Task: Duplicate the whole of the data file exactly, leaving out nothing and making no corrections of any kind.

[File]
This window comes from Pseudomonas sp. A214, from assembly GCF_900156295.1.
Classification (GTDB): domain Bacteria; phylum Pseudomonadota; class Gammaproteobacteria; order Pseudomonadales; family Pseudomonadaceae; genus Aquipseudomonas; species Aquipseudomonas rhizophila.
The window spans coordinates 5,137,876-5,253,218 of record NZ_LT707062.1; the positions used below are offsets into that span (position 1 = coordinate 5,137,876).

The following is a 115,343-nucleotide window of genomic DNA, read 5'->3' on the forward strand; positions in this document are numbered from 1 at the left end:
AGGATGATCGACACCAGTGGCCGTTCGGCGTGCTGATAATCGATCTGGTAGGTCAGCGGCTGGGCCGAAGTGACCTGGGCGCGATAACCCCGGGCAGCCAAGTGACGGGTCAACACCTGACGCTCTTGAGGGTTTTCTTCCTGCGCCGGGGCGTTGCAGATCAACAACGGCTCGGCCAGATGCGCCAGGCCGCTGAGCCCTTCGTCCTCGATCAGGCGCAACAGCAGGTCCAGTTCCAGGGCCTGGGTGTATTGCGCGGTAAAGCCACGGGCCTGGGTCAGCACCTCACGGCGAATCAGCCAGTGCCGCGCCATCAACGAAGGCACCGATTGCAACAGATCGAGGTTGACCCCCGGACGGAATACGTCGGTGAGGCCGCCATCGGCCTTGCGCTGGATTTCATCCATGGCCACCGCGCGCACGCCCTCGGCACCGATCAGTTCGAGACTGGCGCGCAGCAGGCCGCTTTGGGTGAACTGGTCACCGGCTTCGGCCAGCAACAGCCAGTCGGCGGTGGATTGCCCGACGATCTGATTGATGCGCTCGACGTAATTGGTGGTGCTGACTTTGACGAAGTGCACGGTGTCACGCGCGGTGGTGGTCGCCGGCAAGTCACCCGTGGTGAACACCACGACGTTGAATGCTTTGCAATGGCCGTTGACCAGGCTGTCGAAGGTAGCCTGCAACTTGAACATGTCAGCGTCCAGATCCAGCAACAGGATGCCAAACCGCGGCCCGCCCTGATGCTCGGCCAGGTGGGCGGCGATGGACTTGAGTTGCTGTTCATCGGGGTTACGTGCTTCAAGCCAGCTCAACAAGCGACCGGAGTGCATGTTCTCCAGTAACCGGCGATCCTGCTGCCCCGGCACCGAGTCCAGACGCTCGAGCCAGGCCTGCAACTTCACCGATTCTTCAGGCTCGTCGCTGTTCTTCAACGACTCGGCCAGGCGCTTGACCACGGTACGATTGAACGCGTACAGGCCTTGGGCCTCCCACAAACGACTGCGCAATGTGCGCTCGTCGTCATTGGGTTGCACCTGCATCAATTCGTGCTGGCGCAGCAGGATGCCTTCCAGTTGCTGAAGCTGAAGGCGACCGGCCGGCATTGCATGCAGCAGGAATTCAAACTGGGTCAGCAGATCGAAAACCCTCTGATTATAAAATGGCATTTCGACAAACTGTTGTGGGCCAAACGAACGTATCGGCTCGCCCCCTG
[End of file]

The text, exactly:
This window comes from Pseudomonas sp. A214, from assembly GCF_900156295.1.
Classification (GTDB): domain Bacteria; phylum Pseudomonadota; class Gammaproteobacteria; order Pseudomonadales; family Pseudomonadaceae; genus Aquipseudomonas; species Aquipseudomonas rhizophila.
The window spans coordinates 5,137,876-5,253,218 of record NZ_LT707062.1; the positions used below are offsets into that span (position 1 = coordinate 5,137,876).

The following is a 115,343-nucleotide window of genomic DNA, read 5'->3' on the forward strand; positions in this document are numbered from 1 at the left end:
AGGATGATCGACACCAGTGGCCGTTCGGCGTGCTGATAATCGATCTGGTAGGTCAGCGGCTGGGCCGAAGTGACCTGGGCGCGATAACCCCGGGCAGCCAAGTGACGGGTCAACACCTGACGCTCTTGAGGGTTTTCTTCCTGCGCCGGGGCGTTGCAGATCAACAACGGCTCGGCCAGATGCGCCAGGCCGCTGAGCCCTTCGTCCTCGATCAGGCGCAACAGCAGGTCCAGTTCCAGGGCCTGGGTGTATTGCGCGGTAAAGCCACGGGCCTGGGTCAGCACCTCACGGCGAATCAGCCAGTGCCGCGCCATCAACGAAGGCACCGATTGCAACAGATCGAGGTTGACCCCCGGACGGAATACGTCGGTGAGGCCGCCATCGGCCTTGCGCTGGATTTCATCCATGGCCACCGCGCGCACGCCCTCGGCACCGATCAGTTCGAGACTGGCGCGCAGCAGGCCGCTTTGGGTGAACTGGTCACCGGCTTCGGCCAGCAACAGCCAGTCGGCGGTGGATTGCCCGACGATCTGATTGATGCGCTCGACGTAATTGGTGGTGCTGACTTTGACGAAGTGCACGGTGTCACGCGCGGTGGTGGTCGCCGGCAAGTCACCCGTGGTGAACACCACGACGTTGAATGCTTTGCAATGGCCGTTGACCAGGCTGTCGAAGGTAGCCTGCAACTTGAACATGTCAGCGTCCAGATCCAGCAACAGGATGCCAAACCGCGGCCCGCCCTGATGCTCGGCCAGGTGGGCGGCGATGGACTTGAGTTGCTGTTCATCGGGGTTACGTGCTTCAAGCCAGCTCAACAAGCGACCGGAGTGCATGTTCTCCAGTAACCGGCGATCCTGCTGCCCCGGCACCGAGTCCAGACGCTCGAGCCAGGCCTGCAACTTCACCGATTCTTCAGGCTCGTCGCTGTTCTTCAACGACTCGGCCAGGCGCTTGACCACGGTACGATTGAACGCGTACAGGCCTTGGGCCTCCCACAAACGACTGCGCAATGTGCGCTCGTCGTCATTGGGTTGCACCTGCATCAATTCGTGCTGGCGCAGCAGGATGCCTTCCAGTTGCTGAAGCTGAAGGCGACCGGCCGGCATTGCATGCAGCAGGAATTCAAACTGGGTCAGCAGATCGAAAACCCTCTGATTATAAAATGGCATTTCGACAAACTGTTGTGGGCCAAACGAACGTATCGGCTCGCCCCCTG